Girish Mahajan

Suffield Academy

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Founded  1833
Head teacher  Charles Cahn III
Phone  +1 860-668-7315
Average SAT scores  1,790
President  Frederic B. Powers III
Faculty  90 teachers
Mascot  Suffield Tiger
Number of students  415
Type  Private boarding/day school
Motto  Esse Quam Videri Latin: To be, rather than to seem
Address  185 N Main St, Suffield, CT 06078, USA
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Suffield Academy is a private preparatory school located in Suffield, Connecticut, United States. It was founded in 1833 to train young men for ministry in the Baptist Church. The tuition fees for students are currently $58 000 for boarders and $38 700 for day students. The headmaster is Charlie Cahn, who has been in post since 2004. The school is coeducational with slightly more than half the students (55%) being boys. Approximately 15% of the student body are students of color, 18% overseas students and 67% board.

Contents

Thirteen dormitories on campus house the boarding students with 90 faculty members serving as dormitory and student advisors as well as teachers and coaches.

Suffield academy open gym 10 10 16


History

In the mid-1820s, the Connecticut Baptists had announced their intention to charter a private school, with whichever town could raise $10,000 receiving the charter. The residents of Suffield, eager to have a school in their town, were successful in raising enough money to win the charter. The school's first building, later known as the Old South Building, was erected and the school opened under the title of Connecticut Baptist Literary Institute in 1829.

The early mission of the school was to educate young men for the ministry. Despite its founding links to the Baptist Church, the institute quickly moved towards a non-denominational model and in 1833 was renamed Connecticut Literary Institute, locally known as CLI. The institute was the only high school in town and local government funding helped to pay for each student's tuition.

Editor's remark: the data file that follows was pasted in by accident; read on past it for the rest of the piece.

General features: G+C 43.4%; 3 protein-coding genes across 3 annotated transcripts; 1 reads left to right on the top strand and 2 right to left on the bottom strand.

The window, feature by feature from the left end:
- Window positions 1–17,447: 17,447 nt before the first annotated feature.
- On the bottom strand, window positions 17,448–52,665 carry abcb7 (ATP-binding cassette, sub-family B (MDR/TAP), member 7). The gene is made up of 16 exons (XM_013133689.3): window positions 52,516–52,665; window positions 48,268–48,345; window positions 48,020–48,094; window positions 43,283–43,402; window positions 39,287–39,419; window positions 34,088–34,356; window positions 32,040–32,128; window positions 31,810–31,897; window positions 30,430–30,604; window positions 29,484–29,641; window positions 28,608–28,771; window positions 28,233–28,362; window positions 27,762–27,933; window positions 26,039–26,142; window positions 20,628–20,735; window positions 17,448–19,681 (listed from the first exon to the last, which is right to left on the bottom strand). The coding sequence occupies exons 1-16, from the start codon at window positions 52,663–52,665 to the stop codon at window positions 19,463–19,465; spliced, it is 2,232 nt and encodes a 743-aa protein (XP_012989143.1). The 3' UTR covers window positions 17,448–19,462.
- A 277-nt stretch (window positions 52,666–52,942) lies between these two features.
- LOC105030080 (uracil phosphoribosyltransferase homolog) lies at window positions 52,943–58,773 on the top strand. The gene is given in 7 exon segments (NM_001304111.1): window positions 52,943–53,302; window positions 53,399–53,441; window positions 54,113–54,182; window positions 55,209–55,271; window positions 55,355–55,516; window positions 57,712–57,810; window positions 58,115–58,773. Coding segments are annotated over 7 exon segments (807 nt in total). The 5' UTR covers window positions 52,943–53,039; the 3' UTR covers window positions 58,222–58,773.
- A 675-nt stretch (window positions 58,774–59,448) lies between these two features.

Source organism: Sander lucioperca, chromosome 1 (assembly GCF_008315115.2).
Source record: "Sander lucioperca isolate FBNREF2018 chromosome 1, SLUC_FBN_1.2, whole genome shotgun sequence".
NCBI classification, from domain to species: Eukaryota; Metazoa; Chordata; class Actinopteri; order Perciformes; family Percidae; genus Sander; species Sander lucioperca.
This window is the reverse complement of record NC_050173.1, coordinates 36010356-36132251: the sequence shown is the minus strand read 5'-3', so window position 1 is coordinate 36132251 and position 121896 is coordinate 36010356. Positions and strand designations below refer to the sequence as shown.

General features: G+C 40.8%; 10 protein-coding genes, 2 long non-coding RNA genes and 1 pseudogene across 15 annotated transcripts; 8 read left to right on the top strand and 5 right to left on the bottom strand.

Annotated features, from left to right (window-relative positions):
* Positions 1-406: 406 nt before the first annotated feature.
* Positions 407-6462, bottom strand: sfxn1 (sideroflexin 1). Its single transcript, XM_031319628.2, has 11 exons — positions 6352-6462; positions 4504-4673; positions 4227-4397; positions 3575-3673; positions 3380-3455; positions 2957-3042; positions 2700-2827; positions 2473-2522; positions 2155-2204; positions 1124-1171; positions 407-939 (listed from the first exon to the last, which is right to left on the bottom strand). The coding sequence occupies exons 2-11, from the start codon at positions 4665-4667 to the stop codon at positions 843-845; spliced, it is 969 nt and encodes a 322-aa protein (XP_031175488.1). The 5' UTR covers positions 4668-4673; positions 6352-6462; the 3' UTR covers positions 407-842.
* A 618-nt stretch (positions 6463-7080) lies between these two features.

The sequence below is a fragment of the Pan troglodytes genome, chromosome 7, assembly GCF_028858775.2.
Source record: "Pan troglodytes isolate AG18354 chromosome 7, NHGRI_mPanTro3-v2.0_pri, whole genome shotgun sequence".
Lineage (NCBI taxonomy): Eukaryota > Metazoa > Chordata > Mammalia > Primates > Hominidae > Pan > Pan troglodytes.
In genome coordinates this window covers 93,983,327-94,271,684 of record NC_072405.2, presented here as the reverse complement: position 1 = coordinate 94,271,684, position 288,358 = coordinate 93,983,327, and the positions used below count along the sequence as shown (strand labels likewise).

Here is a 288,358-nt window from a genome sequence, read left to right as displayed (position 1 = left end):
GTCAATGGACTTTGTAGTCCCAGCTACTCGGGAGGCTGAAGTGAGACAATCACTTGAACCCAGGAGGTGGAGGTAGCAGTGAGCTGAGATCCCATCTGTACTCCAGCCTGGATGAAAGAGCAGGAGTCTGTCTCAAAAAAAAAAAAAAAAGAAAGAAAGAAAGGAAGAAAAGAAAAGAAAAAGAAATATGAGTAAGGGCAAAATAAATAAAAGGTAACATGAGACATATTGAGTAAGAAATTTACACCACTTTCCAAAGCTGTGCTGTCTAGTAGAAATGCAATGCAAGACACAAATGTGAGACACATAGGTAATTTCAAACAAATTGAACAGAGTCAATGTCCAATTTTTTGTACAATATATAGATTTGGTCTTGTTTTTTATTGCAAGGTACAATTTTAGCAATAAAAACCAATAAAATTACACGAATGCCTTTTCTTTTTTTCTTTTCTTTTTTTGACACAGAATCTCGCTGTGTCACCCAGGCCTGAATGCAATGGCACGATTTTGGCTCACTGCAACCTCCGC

From its founding, Suffield has shown a commitment to diversity; international students were welcomed in the 1830s, girls gained admittance in 1843, and African American boys and girls joined the community in the late 19th century. The school was renamed the Suffield School in 1916 and was restructured as a "Military School for Boys" two years later, featuring military-style regimentation, field maneuvers and riflery.

In 1937 the school was renamed Suffield Academy.

Campus history

The first building of the Institute was the Old South Building. It stood on the property which is now the grounds of the S. Kent Legare Library. In 1894, the town of Suffield, with its long history of libraries, had begun the process of erecting a new public library. This drew the attention of Sydney A. Kent, a Connecticut Literary Institute graduate and Chicago businessman. Mr. Kent offered the town $35,000 to build the new library, under the provision that he could dedicate it in the name of his parents. With Kent's assistance, the town purchased the property from the Institute and, in 1897, began the construction of the new library with the demolition of Old South. Its architect was Chicago-based Daniel Burnham. On November 1, 1899, the new building was dedicated as the Kent Memorial Library.

In 1974, the town of Suffield moved the Kent Memorial Library to its present location at 50 Main St. and the academy repurchased the property. After a sizable addition was made to the back of the library, it was renamed the S. Kent Legare Library in 1976. The other buildings created during the years of the Institute were Memorial Hall (1854), Fuller Hall (1886) and the North Hall (late 19th century), which sat behind Fuller and Memorial, and was demolished in the 1930s.

During Appleton H. Seaverns' tenure as headmaster, the academy saw a visible change in its campus. Brewster Hall, the infirmary, Holcomb Hall and Perry Gymnasium were all added in the 1950s. Fuller and Memorial underwent much-needed renovations and modernization, the most dramatic being that of Fuller; details such as its 4th floor, front veranda, dining hall and ornate Victorian embellishments were replaced with simpler windows, a third floor, a cupola, offices for administration and other architectural shifts characteristic of post-war modernism.